A Little Community Takes Page from Big Cities to Battle Crime

For towns with small police budgets, cameras offer extra eyes


"If your wife doesn't want you sitting at the bar so much, then maybe you shouldn't do it," is what Ziegler said he told them. That remark did not go down well with some, which apparently led to the protest pants-dropping episode.

Over time, though, Ziegler, Platz and others say people have grown accustomed to the stationary cameras, partly because they are aimed at the streets and do not record anyone going into Tom & Jerry's or the legion hall.

Sheriff Rick Morris, in Redwood Falls, said he stopped hearing complaints about crime in Sanborn shortly after the cameras were installed. "It was like 'kaboom.' The complaints quit," Morris said.

But are the cameras making any difference? It's debatable in terms of measurable crime. Shortly after the cameras went up, someone broke into the lumber company and stole the safe. The opened safe was recovered in Iowa but authorities never nabbed the thieves, despite catching a look at the pickup truck on the camera.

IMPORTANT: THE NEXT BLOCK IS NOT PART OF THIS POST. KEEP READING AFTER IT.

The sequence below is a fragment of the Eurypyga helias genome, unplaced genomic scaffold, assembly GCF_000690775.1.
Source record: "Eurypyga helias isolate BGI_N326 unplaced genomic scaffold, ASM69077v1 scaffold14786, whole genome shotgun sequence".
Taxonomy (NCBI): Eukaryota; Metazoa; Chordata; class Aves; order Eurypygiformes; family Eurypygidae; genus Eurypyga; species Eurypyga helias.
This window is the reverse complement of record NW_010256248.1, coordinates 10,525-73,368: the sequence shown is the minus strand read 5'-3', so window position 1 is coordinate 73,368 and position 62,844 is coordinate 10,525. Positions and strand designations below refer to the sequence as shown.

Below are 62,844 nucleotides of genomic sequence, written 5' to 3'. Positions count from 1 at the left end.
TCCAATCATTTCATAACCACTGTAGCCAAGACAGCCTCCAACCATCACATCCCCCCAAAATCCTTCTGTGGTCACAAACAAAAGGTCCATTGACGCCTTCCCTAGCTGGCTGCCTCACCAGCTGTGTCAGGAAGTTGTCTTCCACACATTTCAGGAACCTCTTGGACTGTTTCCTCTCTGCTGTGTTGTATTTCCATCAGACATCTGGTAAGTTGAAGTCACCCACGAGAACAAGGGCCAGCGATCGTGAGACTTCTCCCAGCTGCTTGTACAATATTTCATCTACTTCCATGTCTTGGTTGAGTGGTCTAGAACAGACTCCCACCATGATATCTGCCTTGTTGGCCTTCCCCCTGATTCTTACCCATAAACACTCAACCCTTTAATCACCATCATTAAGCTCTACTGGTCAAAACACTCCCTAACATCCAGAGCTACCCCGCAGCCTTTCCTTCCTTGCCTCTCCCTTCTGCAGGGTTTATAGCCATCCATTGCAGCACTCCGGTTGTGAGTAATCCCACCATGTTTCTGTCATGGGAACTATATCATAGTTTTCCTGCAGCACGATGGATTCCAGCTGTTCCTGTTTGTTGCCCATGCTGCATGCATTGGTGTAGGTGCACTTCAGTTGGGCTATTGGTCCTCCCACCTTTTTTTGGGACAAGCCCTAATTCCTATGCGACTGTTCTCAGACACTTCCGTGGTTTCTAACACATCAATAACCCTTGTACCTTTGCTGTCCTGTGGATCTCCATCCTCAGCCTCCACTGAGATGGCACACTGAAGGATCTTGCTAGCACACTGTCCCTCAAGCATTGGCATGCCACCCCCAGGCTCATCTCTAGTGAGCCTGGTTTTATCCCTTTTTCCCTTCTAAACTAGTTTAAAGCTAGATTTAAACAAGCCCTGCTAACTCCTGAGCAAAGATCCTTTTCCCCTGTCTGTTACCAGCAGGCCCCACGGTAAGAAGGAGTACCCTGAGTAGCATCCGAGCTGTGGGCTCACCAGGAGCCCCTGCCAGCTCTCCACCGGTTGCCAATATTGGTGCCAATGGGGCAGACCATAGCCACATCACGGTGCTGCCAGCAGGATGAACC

For many, the perception of security cameras is Orwellian, dominated by some faceless Big Brother watching your every move. That is not the reality in Sanborn, where the video is streamed to a 15-inch TV set on a kitchen countertop in Trebesch's small office, right next to a Paul Newman spaghetti sauce poster. The screen is divided into nine squares, each reporting in mind-numbing accuracy what is happening on the streets. The images are recorded and kept for seven days.

Trebesch hates it. In fact, the set is usually turned off. "I can't watch it," she said

If something happens, they'll run through the digital images and then call the sheriff, who also has access to the video feed. Then, theoretically, the chase is on.

Morris said it's too soon to conclude that cameras are the answer for cash-strapped towns searching for law and order.

"It's a pair of eyes, if you need 'em," said Sanborn Mayor and retired police officer Charlie Hosack, as a group of senior citizens played pinochle outside Trebesch's office.

"But we've only had to check it a couple of times," Hosack added.

Copyright (c) 2006, Chicago Tribune Distributed by McClatchy-Tribune Business News.